Thanks to his ambitious, often over-the-top, star-trekesque goals, many tabloids have dubbed Elon Musk the 'Saviour of the World'. Elon Musk, himself, perpetuated this rhetoric as he often likes to bask in the glory of his fame.
He smokes pot, talks about the student debt. He pushes for renewable energy and he fights for the environment. He wants to save the earth and colonise Mars. Indeed, he is the real-life Iron Man, isn't he?
Well, in reality, his mistreatment of employees at Tesla, attempts at monopolising the EV market or his utter nonsensical but regardless influential tweets points to another direction.
So, probably it's better we took a long, hard look at Elon Musk's supposed plan to save the world and how inclusive and benevolent it is.
One common misconception about Elon Musk portrays him as this great inventor, much like Thomas Edison or a real-life Tony Stark. But is Musk really that great?
The answer to this question is important because popular culture often grants impunity to so-called geniuses despite their wrongdoings or misdemeanours simply because they have the potential to change the world. And Elon Musk seems to have become the poster-boy nerd in pop culture nowadays.
Interestingly, Musk currently holds only six patents to his name, only three of which are utility patents, i.e., actual inventions that were assigned to Zip2 and Myway. On top of that, Musk is only the co-inventor in all of these inventions. His other three patents were design patents for the appearance of a car door, the locking mechanism of Tesla cars and the overall appearance of another car.
Musk is considered to be a pioneer in the electric vehicle industry. Well, that's true unless you factor in the fact that Musk was not even among the ones who founded Tesla Motors.
Instead, it was Martin Everhard and Mark Tarpenning who founded Tesla in 2003 and agreed to declare Elon Musk as a co-founder after a lawsuit and also because he invested $6.5 million in the company.
More importantly, other electric cars like the Chrysler TEVan, Ford Ranger EV, GM EV1, Honda EV Plus or Toyota Rav4 EV all came out in the 1990s and got discontinued way before
Tesla was even founded, primarily because there weren't the required infrastructure like charging stations.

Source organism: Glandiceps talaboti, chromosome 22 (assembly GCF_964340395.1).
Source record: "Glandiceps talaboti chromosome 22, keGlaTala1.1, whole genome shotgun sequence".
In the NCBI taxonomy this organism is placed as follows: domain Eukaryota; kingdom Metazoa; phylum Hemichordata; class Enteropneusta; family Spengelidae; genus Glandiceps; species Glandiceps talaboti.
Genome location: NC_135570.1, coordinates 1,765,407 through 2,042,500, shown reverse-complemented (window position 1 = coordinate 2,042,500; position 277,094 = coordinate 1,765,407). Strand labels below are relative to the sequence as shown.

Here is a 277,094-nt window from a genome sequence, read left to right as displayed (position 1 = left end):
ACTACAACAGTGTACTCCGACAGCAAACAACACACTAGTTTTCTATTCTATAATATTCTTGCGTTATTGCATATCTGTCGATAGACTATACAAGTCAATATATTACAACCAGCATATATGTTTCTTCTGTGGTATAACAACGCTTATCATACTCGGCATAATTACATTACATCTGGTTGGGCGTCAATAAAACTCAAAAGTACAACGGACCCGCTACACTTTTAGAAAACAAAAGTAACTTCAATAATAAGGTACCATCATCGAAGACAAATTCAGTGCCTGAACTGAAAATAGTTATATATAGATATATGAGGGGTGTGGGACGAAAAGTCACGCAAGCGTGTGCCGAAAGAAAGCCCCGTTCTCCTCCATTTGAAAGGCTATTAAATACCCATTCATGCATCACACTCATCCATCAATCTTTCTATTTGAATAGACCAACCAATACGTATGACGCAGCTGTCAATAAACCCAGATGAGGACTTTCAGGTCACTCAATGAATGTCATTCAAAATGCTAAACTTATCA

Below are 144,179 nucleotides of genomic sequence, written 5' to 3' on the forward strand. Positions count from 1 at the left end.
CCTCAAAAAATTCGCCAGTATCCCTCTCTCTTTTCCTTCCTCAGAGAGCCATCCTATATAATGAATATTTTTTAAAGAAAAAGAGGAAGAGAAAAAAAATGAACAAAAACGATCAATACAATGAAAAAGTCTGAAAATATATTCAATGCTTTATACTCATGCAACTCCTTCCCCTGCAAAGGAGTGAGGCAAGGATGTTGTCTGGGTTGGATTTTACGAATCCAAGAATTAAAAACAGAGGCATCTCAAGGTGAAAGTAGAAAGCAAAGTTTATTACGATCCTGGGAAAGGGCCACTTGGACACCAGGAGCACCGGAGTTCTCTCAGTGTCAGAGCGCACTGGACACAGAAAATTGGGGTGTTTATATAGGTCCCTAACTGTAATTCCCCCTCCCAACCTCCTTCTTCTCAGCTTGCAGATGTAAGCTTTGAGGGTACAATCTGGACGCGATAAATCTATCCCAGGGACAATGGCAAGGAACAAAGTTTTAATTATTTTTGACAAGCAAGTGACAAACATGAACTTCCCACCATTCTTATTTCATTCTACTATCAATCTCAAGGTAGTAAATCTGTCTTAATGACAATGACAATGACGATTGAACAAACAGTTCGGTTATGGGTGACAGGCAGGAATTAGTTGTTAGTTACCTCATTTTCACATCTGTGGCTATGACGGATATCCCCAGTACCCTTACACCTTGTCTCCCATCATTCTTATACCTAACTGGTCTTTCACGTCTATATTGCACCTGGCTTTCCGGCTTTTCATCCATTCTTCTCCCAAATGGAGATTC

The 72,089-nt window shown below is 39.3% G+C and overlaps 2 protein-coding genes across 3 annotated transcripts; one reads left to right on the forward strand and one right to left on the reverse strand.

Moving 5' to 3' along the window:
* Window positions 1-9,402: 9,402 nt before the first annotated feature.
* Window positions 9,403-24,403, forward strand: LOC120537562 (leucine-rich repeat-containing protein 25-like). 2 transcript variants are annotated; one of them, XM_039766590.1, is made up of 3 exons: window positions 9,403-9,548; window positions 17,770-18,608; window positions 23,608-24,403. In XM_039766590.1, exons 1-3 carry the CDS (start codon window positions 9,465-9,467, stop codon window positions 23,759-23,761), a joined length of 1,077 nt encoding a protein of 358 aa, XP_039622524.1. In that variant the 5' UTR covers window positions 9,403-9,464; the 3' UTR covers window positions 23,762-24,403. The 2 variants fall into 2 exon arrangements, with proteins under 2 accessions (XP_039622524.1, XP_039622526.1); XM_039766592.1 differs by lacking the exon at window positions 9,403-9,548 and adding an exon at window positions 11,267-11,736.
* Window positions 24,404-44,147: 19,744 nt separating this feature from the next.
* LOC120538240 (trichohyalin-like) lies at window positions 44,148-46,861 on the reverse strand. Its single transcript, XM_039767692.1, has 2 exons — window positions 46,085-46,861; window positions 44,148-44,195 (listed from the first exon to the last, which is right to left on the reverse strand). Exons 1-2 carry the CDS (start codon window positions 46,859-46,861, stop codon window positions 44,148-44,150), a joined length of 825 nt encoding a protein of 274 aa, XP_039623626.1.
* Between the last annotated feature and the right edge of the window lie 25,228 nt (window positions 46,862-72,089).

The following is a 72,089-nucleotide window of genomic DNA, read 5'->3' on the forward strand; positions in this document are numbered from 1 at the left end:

To be fair, Musk did found SpaceX, the Boring Company on his own and he seems to be a visionary in the sense that he introduced concepts like the Hyperloop. However, neither are these proven concepts with affordable, real-life implications for the masses, nor does he have any exclusive patents to his name for these companies. Similarly, while Tesla Motors currently hold over 600 patents, Musk is mentioned in them only because he is their Chief Product Designer and also the CEO.
So, Musk did not pioneer any revolutionary technology, at least not exclusively and he may not be a great inventor. But he supposedly is a visionary entrepreneur who drives his people towards excellence. More importantly, he is going to save the world, right?
That's where the next question arises. Does he even want to?
When Musk designed the Tesla Roadster, he made the car look contemporary, unlike the other electric vehicles that came before Tesla or followed it. But that also made the car way more expensive (The Tesla Roadster cost around $100,000); not the affordable, mass-distributable options like Mitsubishi I-MiEV, which would be more important in realising his so-called goal of saving the environment.
More importantly, he had enough resources going around to build enough charging stations around countries. In fact, 40% of the charging stations in the US belong to Tesla.
But here's the catch.